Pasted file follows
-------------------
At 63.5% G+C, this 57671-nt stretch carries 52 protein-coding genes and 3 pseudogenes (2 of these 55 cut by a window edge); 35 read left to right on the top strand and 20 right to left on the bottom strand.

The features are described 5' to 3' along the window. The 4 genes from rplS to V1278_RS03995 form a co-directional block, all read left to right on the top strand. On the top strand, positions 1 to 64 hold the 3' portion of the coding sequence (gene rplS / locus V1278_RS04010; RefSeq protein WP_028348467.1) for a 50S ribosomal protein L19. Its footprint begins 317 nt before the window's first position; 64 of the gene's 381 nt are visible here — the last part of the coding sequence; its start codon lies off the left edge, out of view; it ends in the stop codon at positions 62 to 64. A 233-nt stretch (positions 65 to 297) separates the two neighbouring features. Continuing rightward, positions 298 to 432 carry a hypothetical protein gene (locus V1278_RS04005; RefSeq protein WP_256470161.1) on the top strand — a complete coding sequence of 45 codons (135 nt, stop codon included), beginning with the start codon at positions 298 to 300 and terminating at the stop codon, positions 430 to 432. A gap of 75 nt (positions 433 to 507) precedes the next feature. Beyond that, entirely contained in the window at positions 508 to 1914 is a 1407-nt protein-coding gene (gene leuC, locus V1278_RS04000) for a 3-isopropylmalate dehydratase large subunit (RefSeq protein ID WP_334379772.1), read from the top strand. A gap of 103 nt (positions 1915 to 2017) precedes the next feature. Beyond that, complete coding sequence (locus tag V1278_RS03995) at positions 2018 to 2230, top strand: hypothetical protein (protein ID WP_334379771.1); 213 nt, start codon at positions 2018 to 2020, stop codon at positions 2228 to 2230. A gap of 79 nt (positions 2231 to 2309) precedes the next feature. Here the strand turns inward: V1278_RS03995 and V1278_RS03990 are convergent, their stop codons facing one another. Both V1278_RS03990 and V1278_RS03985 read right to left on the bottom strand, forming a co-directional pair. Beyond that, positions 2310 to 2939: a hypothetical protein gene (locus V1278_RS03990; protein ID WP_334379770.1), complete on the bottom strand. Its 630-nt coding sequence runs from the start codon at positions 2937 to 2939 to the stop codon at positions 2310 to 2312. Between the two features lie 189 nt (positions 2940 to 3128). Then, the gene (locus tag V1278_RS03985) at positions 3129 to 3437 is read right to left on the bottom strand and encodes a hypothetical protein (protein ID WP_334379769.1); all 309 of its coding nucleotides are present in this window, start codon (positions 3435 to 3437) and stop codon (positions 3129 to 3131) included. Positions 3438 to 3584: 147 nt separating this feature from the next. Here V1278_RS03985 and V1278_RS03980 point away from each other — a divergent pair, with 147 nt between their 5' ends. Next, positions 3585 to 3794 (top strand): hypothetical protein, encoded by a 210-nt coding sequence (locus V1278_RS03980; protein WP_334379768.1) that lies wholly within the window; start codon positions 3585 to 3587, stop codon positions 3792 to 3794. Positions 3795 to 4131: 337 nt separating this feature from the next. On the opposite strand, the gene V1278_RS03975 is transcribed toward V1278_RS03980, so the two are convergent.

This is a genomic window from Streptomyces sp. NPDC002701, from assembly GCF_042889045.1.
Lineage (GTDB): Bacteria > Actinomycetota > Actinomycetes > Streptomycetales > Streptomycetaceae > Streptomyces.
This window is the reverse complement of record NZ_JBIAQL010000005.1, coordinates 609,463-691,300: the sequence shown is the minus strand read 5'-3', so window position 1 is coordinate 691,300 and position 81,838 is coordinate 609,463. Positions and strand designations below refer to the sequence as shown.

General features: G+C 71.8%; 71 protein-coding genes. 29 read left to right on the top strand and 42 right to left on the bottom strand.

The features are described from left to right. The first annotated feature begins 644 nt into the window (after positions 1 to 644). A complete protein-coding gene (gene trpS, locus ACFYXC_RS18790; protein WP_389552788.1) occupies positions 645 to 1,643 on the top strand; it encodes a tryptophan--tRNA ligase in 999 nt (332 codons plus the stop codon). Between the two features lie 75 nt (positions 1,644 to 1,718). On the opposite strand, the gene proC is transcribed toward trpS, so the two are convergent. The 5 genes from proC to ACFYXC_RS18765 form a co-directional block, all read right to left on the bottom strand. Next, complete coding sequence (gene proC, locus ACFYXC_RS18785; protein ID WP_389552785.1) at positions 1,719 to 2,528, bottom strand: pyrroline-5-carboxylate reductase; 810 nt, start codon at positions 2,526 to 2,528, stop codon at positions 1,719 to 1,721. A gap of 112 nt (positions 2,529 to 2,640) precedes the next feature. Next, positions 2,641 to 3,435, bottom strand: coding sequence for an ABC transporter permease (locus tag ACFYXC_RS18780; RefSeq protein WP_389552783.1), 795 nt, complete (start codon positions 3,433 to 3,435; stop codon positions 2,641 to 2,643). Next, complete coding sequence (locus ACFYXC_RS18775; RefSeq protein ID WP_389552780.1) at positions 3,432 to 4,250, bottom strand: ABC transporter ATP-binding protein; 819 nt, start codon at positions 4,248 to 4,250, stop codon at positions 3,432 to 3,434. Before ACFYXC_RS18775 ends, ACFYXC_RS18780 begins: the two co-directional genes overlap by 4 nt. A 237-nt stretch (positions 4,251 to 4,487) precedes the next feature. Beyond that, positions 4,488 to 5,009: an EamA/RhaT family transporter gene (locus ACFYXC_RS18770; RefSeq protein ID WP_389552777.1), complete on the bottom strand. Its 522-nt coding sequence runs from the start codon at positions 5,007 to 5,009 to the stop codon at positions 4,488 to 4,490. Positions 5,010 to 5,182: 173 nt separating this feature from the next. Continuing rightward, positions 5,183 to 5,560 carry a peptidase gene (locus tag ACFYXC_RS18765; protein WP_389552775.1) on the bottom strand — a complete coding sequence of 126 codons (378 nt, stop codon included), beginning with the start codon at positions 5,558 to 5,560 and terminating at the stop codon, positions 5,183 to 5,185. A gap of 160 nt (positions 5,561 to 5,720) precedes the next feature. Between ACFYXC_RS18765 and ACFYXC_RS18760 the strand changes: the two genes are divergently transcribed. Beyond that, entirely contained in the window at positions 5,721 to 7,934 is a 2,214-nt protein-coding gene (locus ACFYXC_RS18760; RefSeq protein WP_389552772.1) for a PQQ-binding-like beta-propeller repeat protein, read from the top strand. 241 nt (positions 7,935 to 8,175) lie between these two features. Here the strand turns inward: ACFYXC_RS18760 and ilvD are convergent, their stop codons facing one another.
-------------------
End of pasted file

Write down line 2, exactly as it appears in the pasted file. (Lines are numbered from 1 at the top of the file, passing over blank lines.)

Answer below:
The features are described 5' to 3' along the window. The 4 genes from rplS to V1278_RS03995 form a co-directional block, all read left to right on the top strand. On the top strand, positions 1 to 64 hold the 3' portion of the coding sequence (gene rplS / locus V1278_RS04010; RefSeq protein WP_028348467.1) for a 50S ribosomal protein L19. Its footprint begins 317 nt before the window's first position; 64 of the gene's 381 nt are visible here — the last part of the coding sequence; its start codon lies off the left edge, out of view; it ends in the stop codon at positions 62 to 64. A 233-nt stretch (positions 65 to 297) separates the two neighbouring features. Continuing rightward, positions 298 to 432 carry a hypothetical protein gene (locus V1278_RS04005; RefSeq protein WP_256470161.1) on the top strand — a complete coding sequence of 45 codons (135 nt, stop codon included), beginning with the start codon at positions 298 to 300 and terminating at the stop codon, positions 430 to 432. A gap of 75 nt (positions 433 to 507) precedes the next feature. Beyond that, entirely contained in the window at positions 508 to 1914 is a 1407-nt protein-coding gene (gene leuC, locus V1278_RS04000) for a 3-isopropylmalate dehydratase large subunit (RefSeq protein ID WP_334379772.1), read from the top strand. A gap of 103 nt (positions 1915 to 2017) precedes the next feature. Beyond that, complete coding sequence (locus tag V1278_RS03995) at positions 2018 to 2230, top strand: hypothetical protein (protein ID WP_334379771.1); 213 nt, start codon at positions 2018 to 2020, stop codon at positions 2228 to 2230. A gap of 79 nt (positions 2231 to 2309) precedes the next feature. Here the strand turns inward: V1278_RS03995 and V1278_RS03990 are convergent, their stop codons facing one another. Both V1278_RS03990 and V1278_RS03985 read right to left on the bottom strand, forming a co-directional pair. Beyond that, positions 2310 to 2939: a hypothetical protein gene (locus V1278_RS03990; protein ID WP_334379770.1), complete on the bottom strand. Its 630-nt coding sequence runs from the start codon at positions 2937 to 2939 to the stop codon at positions 2310 to 2312. Between the two features lie 189 nt (positions 2940 to 3128). Then, the gene (locus tag V1278_RS03985) at positions 3129 to 3437 is read right to left on the bottom strand and encodes a hypothetical protein (protein ID WP_334379769.1); all 309 of its coding nucleotides are present in this window, start codon (positions 3435 to 3437) and stop codon (positions 3129 to 3131) included. Positions 3438 to 3584: 147 nt separating this feature from the next. Here V1278_RS03985 and V1278_RS03980 point away from each other — a divergent pair, with 147 nt between their 5' ends. Next, positions 3585 to 3794 (top strand): hypothetical protein, encoded by a 210-nt coding sequence (locus V1278_RS03980; protein WP_334379768.1) that lies wholly within the window; start codon positions 3585 to 3587, stop codon positions 3792 to 3794. Positions 3795 to 4131: 337 nt separating this feature from the next. On the opposite strand, the gene V1278_RS03975 is transcribed toward V1278_RS03980, so the two are convergent.